One of Turkish person, who had also been abducted and released later, said that the incident took place at 2:10am on Wednesday. The released person said that he did not know where they have been taken as their faces were covered with some kind of bags.
The complete statement of the released person, Fatih Avci is below;
I am Fatih Avci, a Turkish language teacher by profession and currently an asylum seeker placed under the protection of the UNHCR since November 2016. I live upstairs from Mr. Mesut Kacmaz and his family. Mr. Mesut Kacmaz is a colleague and we both hold UNHCR asylum seeker certificates along with our families.
On Wednesday, September 27, 2017 at 2:10 am, I heard a commotion downstairs at our house located at 461, E2 Block, Wapda Town, Lahore. I rushed down and witnessed that the door to Mr. Mesut’s portion was open and there were about 15 plain clothed `police officers’ inside. Out of fifteen, five were lady constables. They did not conduct any search-and-seize procedure, nor did they turn the house upside down.
The `police officers’ were pushing and shoving to arrest them. I saw Mrs. Meral, Mr. Mesut’s wife, lying on the floor and two lady constables were pulling to get her on her feet. The couple’s two teenage daughters were weeping loudly and some other `police officers’ were trying to push Mr. Mesut, who was protesting the raid, towards the door. When I saw the sheer display of disproportionate power applied on Mrs. Metal, I protested and the `officers’ arrested me and took me downstairs.
Soon, the members of the Kacmaz family were brought downstairs. While they were making us climb into the Toyota Hilux squad pickups, the `officers’ blindfolded all of us first and later slipped hoods on our heads (including Mrs. Meral and their two daughters). I was handcuffed in the front. They could not handcuff Mr. Mesut, so they tightened a cloth strip around his wrists. Mr. Mesut protested and a scuffle happened. Mr. Mesut received some blows on his face.
We were made to travel in squad pickups. I could not see any title like `Police’ on the pickup. There were revolving roof lights, though. All of the `officers’ were in plainclothes.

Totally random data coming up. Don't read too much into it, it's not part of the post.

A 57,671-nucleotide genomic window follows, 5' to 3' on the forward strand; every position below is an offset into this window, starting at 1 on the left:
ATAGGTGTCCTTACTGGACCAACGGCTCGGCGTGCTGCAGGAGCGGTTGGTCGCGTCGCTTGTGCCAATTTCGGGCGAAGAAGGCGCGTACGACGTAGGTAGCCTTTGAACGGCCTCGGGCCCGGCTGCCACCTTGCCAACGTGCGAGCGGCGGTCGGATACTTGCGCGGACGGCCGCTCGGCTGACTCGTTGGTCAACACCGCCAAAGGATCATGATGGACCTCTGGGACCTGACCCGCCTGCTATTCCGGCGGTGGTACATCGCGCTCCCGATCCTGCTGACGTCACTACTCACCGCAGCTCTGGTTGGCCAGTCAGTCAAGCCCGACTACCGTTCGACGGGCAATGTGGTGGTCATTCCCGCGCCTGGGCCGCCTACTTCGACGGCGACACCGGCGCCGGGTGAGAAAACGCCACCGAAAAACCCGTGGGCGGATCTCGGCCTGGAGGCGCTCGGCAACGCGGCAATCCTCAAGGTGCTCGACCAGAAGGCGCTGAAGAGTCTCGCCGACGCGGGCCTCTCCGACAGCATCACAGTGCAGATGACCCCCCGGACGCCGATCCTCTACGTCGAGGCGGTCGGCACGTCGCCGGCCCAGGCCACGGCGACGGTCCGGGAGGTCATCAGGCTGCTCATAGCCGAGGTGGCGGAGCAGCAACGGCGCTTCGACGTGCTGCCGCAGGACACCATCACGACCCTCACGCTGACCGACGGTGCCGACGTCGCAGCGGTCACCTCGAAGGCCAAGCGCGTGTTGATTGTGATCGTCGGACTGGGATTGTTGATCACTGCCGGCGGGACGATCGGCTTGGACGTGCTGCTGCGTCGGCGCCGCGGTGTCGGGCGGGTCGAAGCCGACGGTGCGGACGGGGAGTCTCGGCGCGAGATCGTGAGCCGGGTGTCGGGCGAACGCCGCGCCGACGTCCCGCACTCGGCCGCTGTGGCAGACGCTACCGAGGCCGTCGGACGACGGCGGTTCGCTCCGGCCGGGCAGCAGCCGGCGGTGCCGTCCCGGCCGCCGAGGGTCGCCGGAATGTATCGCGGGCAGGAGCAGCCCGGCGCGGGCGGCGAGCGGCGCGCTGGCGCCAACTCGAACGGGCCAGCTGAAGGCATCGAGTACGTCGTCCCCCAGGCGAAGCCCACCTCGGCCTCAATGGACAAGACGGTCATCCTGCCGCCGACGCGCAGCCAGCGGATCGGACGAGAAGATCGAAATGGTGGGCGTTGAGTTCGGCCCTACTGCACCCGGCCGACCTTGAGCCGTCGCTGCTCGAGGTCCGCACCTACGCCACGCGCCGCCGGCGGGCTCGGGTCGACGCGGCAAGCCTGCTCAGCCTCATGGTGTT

We travelled about 30 minutes and when they removed our blindfolds, I saw that we were in a well-furnished bungalow. It looked like a guest house. There were other people there as well. I guess some them were senior ‘officials’. One of the ‘officers’ said to me, “You were not meant to be involved in this, yet you got yourself involved. We have nothing to do with you. Your name is not on our list. We will set you free.” They even removed the wall clock so that we should not keep track of the time.
They blindfolded me again and drove me back to the gate of the housing society where I live in, I was not wearing any footwear, so I walked barefooted back home. I could not see any number plate.
It was so shocking that for a family of four, fifteen ‘officers’ were deputed. What was more shocking was the treatment given to the family: blindfolding them all (including wife and children) and slipping hoods on their heads. We are ordinary educationists and being subjected to such a revolting treatment as if we were criminals is so appalling.
I have no idea who those people are and which organization they belong to.
According to police report, the action might have been taken by the counter terrorism department. The UNHCR is also closely monintoring the case as well.
Earlier, there was news that all the Principals of Pak-Turk Schools have been replaced by Pakistanis on the request of Turkish Envoy Sadik Babur Girgin.
The international affiliation has also been cut to detach these schools from any global influence.
In a chain of 28 Pak-Turk Schools and Colleges in Pakistan, around 11,000 student are studying. The project has been launched in 1995 by the Pak-Turk Foundation.http://dailytimes.com.pk/punjab/07-Oct-17/lhc-extends-stay-on-deportation-of-turkish-teachers-for-two-weeks